THE majority of court-ordered referrals to the Lyndon Withdrawal Unit are because of people mixing alcohol and caffeine and doing “stupid things”, according to Lyndon Withdrawal Unit addiction medicine physician Rod MacQueen.
He says when people drink caffeine and alcohol together they have an over-inflated impression of their capabilities and are more likely to engage in risk-taking behaviour.
“You should never mix uppers and downers,” he said.
“We suffer from sample bias because normally people are in here because they have done something stupid like get in a car and drive under the influence or get in a car as a passenger. It’s impulsive silly stuff.”
Dr MacQueen said people overestimated their sobriety because they felt wide awake.
He said mixing caffeine and alcohol also created a cycle of drinking behaviour. Dr MacQueen said caffeine could cause anxiety, so people would have another drink, then another, to try and calm the nerves, while exacerbating the anxiety.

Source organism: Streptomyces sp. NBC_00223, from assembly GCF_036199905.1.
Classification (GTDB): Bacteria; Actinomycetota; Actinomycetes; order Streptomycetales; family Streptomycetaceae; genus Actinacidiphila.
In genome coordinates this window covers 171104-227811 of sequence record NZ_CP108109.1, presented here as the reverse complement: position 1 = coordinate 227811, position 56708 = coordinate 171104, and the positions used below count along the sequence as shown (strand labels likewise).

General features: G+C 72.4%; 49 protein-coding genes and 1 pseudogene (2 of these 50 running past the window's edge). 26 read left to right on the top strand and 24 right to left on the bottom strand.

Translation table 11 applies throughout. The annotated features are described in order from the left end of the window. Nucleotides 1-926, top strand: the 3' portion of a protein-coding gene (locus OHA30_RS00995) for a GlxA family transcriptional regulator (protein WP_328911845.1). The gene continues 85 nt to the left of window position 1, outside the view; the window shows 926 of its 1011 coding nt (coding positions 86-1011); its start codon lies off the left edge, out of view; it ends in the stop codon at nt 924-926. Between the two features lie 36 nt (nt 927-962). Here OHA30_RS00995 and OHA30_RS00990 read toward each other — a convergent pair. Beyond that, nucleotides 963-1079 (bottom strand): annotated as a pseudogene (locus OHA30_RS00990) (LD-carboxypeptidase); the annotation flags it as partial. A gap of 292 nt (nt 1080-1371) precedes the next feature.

The effects of alcohol wear off quicker than the effects of caffeine.
“The half life of caffeine is longer than it is on alcohol, so when you wake up in the morning you’re twice as crook,” he said.
“If you drink 20 or 30 caffeine drinks then it takes greater than a day to get that out of your system.”
Occidental Hotel general manager Don Scholte made a decision to ban energy drinks from his venue prior to opening the pub for late night trading.
He agreed with Dr MacQueen and said people should never mix uppers and downers.
Mr Scholte said in his experience as a licensee, introducing caffeine and alcohol could lead to violence.
“My raw experience at the coal face is that by mixing anything like that there can be the potential for violence.Anything is a potential with an upper and a downer,” he said.